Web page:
Tuesday, March 28, 2017
What You Get When You Vote Republican
This past week gave us the results of two polls that, in tandem, don’t shine a very positive light on Mormons. The first was a Gallup poll that showed Donald Trump’s nationwide approval rating at an abysmal (but well-earned) 36 percent. The other was a Salt Lake Tribune-Hinckley Institute of Politics poll showing that 54 percent of Utah voters approve of the job Trump is doing. I find this utterly mind-boggling, but perhaps not all that surprising.
And let’s not kid ourselves. This is a reflection on the Church even more than on the state of Utah. County-by-county voting patterns showed that Trump did worst in counties with large non-LDS populations and best in strong Mormon counties. There is no reason to suppose this has changed since November.
Many Mormons vote Republican because they have felt that the GOP held the moral high ground, particularly regarding issues such as abortion and same-sex marriage. But when the party of “family values” and the so-called Christian right voted overwhelmingly in favor of a man who has bragged about sexual assault, who is not just immoral but completely amoral, and who doesn’t even have a passing acquaintance with the truth, any moral superiority the GOP may have claimed in the past has now vanished. So what can explain these polling results? Perhaps it is just that Mormons are such staunch Republicans that they’ve somehow found a way to normalize the ongoing mess that Trump represents.
But I don’t want this to be about Trump. There are many other reasons why Mormon voters should reconsider their party affiliation. Republican politicians have been very good at paying lip service to helping the poor and the middle class, but when you look at their actual policies and proposals, they are really all about funneling more wealth to the wealthy and reducing benefits for the poor and disadvantaged.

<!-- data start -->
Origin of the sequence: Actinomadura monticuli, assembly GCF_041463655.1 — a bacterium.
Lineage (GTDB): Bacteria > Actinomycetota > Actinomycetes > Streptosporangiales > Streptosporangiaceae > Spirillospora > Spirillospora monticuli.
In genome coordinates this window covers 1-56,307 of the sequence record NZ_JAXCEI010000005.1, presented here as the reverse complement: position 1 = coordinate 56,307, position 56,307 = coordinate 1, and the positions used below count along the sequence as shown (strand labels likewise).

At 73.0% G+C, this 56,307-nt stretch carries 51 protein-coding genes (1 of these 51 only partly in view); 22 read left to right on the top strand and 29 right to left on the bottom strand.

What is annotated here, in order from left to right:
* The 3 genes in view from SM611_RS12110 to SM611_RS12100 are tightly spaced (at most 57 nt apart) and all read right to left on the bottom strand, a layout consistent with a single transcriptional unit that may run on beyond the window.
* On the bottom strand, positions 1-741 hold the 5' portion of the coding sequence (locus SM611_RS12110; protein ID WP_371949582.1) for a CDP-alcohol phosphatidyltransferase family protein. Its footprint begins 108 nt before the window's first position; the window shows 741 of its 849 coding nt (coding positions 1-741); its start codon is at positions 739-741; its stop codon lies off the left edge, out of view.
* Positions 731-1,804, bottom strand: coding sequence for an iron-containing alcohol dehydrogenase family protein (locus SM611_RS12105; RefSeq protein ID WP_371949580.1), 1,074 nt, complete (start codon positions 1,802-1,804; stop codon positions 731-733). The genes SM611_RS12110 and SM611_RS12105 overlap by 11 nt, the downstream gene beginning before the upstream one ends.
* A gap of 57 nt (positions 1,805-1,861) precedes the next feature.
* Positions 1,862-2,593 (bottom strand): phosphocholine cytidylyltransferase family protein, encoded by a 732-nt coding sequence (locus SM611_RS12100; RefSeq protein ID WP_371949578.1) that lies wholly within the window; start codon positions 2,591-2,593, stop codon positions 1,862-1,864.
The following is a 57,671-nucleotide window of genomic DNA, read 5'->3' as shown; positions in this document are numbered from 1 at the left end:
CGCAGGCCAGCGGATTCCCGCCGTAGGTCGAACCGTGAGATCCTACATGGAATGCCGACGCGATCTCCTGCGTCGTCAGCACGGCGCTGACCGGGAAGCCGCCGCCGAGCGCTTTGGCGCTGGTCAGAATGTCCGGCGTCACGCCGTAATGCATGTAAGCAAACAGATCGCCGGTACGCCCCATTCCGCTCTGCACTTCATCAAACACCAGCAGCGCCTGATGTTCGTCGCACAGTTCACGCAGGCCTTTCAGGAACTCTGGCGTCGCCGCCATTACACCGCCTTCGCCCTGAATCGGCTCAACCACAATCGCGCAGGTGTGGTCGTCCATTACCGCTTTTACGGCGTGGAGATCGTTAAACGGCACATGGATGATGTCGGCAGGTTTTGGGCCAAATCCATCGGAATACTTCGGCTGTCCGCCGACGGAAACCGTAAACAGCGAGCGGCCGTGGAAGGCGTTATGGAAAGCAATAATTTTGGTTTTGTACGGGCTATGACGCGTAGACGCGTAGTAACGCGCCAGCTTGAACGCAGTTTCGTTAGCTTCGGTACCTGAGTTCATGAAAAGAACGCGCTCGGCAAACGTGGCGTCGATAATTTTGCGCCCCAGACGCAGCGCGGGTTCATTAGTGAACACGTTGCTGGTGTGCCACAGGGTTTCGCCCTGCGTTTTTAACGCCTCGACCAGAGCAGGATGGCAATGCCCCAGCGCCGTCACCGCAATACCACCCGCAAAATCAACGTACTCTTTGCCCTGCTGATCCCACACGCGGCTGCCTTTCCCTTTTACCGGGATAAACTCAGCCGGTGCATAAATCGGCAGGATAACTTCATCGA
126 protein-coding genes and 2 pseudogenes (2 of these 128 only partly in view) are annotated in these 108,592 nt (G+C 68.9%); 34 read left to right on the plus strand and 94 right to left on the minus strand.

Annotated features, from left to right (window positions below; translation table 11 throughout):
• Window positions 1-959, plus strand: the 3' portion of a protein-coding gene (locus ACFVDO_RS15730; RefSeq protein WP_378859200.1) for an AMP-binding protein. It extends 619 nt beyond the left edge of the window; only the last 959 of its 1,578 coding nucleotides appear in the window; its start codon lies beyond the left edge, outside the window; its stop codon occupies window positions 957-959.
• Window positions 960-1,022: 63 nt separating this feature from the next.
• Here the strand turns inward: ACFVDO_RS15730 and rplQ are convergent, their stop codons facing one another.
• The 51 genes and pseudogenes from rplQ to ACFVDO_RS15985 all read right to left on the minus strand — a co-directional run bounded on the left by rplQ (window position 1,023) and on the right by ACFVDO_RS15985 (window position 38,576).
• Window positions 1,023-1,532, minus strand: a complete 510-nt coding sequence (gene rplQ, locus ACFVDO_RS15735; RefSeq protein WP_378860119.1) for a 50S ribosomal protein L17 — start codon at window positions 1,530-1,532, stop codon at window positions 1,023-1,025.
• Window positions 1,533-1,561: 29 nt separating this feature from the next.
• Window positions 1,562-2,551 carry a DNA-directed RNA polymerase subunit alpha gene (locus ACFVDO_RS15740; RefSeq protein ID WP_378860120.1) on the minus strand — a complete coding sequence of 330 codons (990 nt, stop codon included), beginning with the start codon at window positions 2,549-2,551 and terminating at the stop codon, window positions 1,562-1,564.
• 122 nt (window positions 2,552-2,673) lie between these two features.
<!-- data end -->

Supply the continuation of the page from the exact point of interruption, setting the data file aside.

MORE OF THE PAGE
The recent fiasco surrounding the GOP’s attempt to replace the Affordable Care Act is simply additional proof that the Republican Party is all about ideology, comforting the comfortable, and afflicting the afflicted. They are not really concerned with the needs of ordinary Americans. And this pattern holds through a whole host of policy areas.
So let’s look at what you are really voting for if you vote Republican:
1. As mentioned above, you are voting for enriching the already rich and placing additional burdens on the poor and the middle class. This is what supply-side economics is all about, and the GOP has been devoted to this spurious economic theory for 35 years now. But simple arithmetic and long years of experience show that tax cuts do not pay for themselves.
2. You are voting for the senseless philosophy that corporations will self-regulate. The deregulation we are seeing already this year will result in more pollution, more tax evasion, and more reckless behavior on Wall Street.